Severe funding gaps threaten assistance to 9 million children in Syria and neighbouring countries

UNICEF has received only a quarter of funding required for children

16 June 2017
A syrian child is bringing water home
A syrian child is bringing water home


AMMAN, 16 June 2017- UNICEF-supported programmes for over 9 million children inside Syria and neighbouring countries are on the verge of being cut off due to a critical funding shortage. 

“This is the most severe funding gap UNICEF has had since we started responding to the Syria crisis - one of the largest humanitarian operations in the history of the organisation,” said Geert Cappelaere, UNICEF Regional Director for the Middle East and North Africa.

“Humanitarian needs continue to grow by the day inside Syria and in neighbouring countries, while pressure on generous host communities is seriously jeopardizing their ability to make ends meet.”

In its seventh year and with no end in sight, the war in Syria has become the largest humanitarian and displacement crisis in the world since World War II. Inside Syria, nearly 6 million children are in need of assistance while more than 2.5 million live as refugees across Syria’s borders. Neighbouring countries, already supporting large numbers of vulnerable people, have received 80 per cent of all refugees from Syria. 

Without an injection of new funds for UNICEF, some critical and lifesaving activities are at a serious risk being cut off, with serious consequences for Syrian children and host communities. These include: 

• Safe water and sanitation services for 1.2 million children living in camps, informal settlements and host communities,

• Access to healthcare and essential nutrition treatments for almost 5.4 million children, including in hard-to-reach and besieged areas inside Syria, where there are critical shortages of food and basic supplies for pediatric care,

• Cash assistance to families that helps keep nearly half a million children in school,

• The distribution of clothes and blankets in winter months.


“As financial resources run out, families inside Syria and in the neighbouring countries have increasingly become dependent on international aid. Funding shortages will force them into extreme and dangerous survival measures for their children like child labour, recruitment into the fighting and early marriage. Progress to prevent a whole generation from being lost could be reversed,” said Cappelaere.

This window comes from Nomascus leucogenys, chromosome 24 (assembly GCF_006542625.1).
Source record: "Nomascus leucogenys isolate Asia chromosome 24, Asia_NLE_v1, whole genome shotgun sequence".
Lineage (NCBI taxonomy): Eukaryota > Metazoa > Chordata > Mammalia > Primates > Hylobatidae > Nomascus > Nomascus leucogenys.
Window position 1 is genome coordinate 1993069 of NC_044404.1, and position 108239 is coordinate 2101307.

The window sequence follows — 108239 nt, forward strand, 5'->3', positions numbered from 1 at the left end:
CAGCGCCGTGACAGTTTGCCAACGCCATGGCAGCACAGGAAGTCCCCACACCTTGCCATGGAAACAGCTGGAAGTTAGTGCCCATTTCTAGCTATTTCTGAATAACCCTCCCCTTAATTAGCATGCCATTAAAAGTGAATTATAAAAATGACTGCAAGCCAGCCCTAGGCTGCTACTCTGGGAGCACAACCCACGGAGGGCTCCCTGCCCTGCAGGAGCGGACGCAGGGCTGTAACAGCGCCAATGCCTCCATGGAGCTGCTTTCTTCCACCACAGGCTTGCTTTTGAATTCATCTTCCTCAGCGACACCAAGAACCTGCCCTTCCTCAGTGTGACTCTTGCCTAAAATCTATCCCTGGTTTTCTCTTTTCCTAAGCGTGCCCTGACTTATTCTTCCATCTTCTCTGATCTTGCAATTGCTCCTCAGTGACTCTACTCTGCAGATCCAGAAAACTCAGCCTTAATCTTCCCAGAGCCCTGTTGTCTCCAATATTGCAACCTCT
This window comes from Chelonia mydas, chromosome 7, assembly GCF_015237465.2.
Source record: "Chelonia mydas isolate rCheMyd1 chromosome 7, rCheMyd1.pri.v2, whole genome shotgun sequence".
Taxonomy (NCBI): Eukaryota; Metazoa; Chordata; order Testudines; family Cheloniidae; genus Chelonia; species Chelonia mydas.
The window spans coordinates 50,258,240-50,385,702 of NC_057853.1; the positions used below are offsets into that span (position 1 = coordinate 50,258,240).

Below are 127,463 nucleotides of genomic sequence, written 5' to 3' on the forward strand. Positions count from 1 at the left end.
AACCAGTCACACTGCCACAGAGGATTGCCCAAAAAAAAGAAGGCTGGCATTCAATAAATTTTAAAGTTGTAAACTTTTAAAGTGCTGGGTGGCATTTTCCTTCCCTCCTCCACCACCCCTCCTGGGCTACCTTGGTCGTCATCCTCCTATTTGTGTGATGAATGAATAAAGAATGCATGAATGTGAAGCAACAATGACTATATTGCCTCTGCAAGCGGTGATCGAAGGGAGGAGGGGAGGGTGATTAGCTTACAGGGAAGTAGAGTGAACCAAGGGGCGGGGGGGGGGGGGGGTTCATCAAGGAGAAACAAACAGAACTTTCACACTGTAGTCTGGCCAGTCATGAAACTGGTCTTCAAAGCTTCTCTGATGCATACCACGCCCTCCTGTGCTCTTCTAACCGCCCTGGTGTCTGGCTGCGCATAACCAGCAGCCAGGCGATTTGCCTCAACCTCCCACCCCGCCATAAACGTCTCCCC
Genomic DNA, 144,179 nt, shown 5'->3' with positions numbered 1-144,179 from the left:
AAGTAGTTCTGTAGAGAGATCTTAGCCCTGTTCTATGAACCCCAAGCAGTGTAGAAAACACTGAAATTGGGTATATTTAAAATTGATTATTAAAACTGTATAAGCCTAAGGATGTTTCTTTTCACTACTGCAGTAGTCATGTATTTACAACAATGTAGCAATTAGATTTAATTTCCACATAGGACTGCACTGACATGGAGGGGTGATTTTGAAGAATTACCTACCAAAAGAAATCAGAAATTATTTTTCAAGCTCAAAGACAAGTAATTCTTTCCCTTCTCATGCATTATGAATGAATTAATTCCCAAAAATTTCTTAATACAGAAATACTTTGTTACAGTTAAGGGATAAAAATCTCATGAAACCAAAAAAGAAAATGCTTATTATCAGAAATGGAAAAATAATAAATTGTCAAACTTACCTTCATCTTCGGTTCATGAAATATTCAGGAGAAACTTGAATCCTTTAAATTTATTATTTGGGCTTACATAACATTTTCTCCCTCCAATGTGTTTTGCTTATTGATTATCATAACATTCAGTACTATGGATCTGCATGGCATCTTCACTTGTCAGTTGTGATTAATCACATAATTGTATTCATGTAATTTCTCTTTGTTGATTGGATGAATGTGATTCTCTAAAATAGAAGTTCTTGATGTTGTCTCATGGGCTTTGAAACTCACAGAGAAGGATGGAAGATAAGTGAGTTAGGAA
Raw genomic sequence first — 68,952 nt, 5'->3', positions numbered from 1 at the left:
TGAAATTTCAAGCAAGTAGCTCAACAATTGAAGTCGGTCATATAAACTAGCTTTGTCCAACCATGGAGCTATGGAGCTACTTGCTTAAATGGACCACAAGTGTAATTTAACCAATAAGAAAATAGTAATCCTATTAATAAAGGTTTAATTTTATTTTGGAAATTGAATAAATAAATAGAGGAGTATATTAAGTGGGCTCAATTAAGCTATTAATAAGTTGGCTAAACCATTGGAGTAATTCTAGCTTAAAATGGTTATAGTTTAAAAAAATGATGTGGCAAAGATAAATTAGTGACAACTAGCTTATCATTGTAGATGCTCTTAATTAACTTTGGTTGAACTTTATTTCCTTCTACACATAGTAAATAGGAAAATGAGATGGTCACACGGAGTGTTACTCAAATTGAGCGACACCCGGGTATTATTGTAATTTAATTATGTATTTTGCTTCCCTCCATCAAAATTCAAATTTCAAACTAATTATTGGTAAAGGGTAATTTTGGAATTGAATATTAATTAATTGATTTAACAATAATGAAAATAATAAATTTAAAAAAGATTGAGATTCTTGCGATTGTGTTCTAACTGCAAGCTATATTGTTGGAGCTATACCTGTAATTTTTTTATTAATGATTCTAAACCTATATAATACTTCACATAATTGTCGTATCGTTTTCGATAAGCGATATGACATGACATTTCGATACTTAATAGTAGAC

On behalf of Syria’s children and generous host countries and communities, UNICEF calls for a number of immediate actions: 

• Put an end to the war in Syria. Without an end to the conflict, humanitarian needs for millions of children and families will only continue to grow,

• Prioritize the protection of civilians and the rights of children inside Syria and in neighbouring countries,

• Improve the delivery of services and infrastructure such as healthcare, education and water in refugee host countries - not only through funding, but also with the technical means to absorb more children,

• Provide much-needed financial support to organisations like UNICEF to continue lifesaving assistance inside Syria and in neighbouring countries. 

UNICEF appealed for US$ 1.4 billion for its emergency operations in 2017 inside Syria and in neighbouring Lebanon, Jordan, Turkey, Iraq and Egypt. To date, UNICEF has received less than 25 per cent of its funding requirements.


Note to Editors 

UNICEF’s response to the Syria crisis: 

Last year, thanks to generous funding from governments and individuals, UNICEF and partners were able to support millions of families inside Syria and in refugee-host countries: 

• Provided over 14 million people inside Syria with safe water,

• Vaccinated more than 18 million children against polio, 

• Supported nearly 4 million children to continue their education,

• Educated 1.8 million children and their families about the risks of unexploded remnants of war,

• Provided over half a million children with specialized psycho-social support and child protection, including family reunification,

• Helping 1.7 million children and their families to access primary healthcare. 


For more information on UNICEF’s response to theSyria crisis, see Hitting Rock Bottom, how 2016 became the worst year for Syria’s children

Media contacts

Sema Hosta
Chief of Communication
UNICEF in Türkiye
Tel: + 90 312 454 10 10
Juliette Touma
Regional Office
UNICEF in Amman
Tel: +962 79 867 4628

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